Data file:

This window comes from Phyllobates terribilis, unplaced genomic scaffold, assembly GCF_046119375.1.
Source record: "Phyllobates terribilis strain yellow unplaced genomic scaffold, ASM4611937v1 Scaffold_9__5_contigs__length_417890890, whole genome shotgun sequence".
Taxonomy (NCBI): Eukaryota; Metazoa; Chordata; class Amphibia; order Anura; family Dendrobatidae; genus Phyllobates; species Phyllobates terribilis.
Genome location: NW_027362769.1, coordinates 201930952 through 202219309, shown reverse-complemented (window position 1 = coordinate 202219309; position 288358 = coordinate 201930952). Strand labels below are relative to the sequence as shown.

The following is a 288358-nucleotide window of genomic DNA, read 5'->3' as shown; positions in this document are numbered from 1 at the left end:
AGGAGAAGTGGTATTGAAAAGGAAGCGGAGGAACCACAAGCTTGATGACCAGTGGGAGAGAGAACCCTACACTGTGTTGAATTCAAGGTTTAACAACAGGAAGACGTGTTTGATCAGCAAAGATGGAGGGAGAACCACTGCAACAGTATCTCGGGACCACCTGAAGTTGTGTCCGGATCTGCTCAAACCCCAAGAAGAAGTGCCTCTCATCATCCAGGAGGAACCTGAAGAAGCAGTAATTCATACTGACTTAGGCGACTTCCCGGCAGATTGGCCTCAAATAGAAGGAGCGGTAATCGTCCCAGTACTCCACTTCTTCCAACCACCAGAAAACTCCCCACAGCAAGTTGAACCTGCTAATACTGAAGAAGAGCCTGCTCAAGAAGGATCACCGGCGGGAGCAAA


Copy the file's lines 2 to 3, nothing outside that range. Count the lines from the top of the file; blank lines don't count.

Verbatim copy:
Source record: "Phyllobates terribilis strain yellow unplaced genomic scaffold, ASM4611937v1 Scaffold_9__5_contigs__length_417890890, whole genome shotgun sequence".
Taxonomy (NCBI): Eukaryota; Metazoa; Chordata; class Amphibia; order Anura; family Dendrobatidae; genus Phyllobates; species Phyllobates terribilis.